This is a very good book: original, well-written and unpredictable, even though at times there are some elements that might be a bit too familiar.
That happens in almost any noir novel, though. I can't see how you could get away without adding any tough gangsters or any other clichéd material. At least Pizzolatto does a pretty good job with them.
The antihero of the book, Roy Cady is a man without a future. He's doubly that: he's got cancer in his lungs, and he works as a hired hand for a local crime boss who loves Cady's ladyfriend. Cady is a man without qualities, he's empty inside, were it not for the cancer.
Yet he speaks in a beautiful voice. Galveston is full of poetic touches, marvellous lines, quotable stuff on the seedy side of life. And still I don't feel Pizzolatto is over-doing this. Galveston remains believable and plausible almost throughout. (There's one thing plot-wise that didn't wholly convince me, but I won't go into that.)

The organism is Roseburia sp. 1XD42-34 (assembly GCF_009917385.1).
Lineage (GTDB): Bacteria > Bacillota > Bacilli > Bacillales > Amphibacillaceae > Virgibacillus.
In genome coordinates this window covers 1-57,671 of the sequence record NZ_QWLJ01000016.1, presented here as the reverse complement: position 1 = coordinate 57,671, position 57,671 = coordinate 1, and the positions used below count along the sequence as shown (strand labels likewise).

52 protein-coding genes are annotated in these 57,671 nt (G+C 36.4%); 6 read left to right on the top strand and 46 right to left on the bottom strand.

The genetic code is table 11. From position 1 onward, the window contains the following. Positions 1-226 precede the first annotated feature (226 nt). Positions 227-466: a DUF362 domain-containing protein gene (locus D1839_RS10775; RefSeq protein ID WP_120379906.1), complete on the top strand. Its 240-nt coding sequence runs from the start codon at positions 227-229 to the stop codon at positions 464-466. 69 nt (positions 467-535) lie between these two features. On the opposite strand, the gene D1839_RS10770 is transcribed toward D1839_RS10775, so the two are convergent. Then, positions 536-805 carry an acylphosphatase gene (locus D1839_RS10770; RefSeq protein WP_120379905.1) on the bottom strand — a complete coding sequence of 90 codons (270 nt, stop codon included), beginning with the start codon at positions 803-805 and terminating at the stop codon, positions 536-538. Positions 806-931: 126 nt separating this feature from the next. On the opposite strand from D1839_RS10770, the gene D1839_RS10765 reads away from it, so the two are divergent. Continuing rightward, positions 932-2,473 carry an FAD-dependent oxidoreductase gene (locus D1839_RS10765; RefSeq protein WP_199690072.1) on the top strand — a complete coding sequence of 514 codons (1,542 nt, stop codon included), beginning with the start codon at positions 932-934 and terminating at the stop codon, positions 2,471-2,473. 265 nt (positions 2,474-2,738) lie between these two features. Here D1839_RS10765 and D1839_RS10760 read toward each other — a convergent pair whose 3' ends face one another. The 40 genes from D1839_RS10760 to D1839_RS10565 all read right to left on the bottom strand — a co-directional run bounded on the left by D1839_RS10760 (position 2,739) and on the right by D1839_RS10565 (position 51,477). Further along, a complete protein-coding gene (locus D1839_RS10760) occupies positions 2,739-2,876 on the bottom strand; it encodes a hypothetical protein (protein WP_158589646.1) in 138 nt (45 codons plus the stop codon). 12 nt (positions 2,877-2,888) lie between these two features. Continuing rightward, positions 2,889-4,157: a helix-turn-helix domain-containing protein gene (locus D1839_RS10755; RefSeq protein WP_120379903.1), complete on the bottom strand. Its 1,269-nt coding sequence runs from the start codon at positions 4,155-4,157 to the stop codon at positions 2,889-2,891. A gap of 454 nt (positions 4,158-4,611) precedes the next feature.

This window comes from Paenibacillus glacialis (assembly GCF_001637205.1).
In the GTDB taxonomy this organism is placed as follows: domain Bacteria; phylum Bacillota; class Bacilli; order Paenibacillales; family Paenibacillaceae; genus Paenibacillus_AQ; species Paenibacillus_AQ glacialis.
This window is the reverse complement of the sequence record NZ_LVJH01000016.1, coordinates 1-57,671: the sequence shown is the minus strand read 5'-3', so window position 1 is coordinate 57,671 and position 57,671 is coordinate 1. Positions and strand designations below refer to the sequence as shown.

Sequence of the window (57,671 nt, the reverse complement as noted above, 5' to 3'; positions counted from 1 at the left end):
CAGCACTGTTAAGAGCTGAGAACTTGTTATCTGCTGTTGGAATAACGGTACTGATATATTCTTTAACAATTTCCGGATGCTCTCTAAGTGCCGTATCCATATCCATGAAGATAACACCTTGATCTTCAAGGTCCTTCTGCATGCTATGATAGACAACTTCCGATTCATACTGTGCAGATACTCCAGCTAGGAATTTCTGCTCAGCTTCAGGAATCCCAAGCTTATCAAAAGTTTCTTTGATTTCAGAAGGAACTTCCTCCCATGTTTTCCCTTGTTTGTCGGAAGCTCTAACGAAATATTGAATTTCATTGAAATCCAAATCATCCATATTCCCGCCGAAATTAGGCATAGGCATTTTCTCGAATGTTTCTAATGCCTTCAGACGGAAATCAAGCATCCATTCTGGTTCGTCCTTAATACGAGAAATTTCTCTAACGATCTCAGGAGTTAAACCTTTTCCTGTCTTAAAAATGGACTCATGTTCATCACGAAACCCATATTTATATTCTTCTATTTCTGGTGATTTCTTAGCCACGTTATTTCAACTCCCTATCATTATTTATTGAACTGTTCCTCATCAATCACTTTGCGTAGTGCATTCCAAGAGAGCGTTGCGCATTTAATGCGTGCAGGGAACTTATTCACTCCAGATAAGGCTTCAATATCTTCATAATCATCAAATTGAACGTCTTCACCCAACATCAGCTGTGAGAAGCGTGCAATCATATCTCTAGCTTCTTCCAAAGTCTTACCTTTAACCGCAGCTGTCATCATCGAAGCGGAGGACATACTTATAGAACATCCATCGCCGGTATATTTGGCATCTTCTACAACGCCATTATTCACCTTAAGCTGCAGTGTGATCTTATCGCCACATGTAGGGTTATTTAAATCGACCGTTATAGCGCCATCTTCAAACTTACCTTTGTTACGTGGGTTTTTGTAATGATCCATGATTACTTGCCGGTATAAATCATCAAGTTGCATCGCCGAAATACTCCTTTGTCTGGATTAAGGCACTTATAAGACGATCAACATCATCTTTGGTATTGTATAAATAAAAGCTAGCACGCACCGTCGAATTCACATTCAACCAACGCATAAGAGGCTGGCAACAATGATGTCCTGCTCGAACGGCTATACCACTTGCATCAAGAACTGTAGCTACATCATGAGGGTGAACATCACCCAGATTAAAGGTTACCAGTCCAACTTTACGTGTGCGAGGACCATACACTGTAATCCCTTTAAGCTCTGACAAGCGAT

By the way, I haven't seen any episode of True Detective. I'm pretty eager to see it, yet I'm too lazy to try look it up. (I know there's a chance of seeing it on HBO Nordic, but I'm still waiting for it come on proper TV channels.)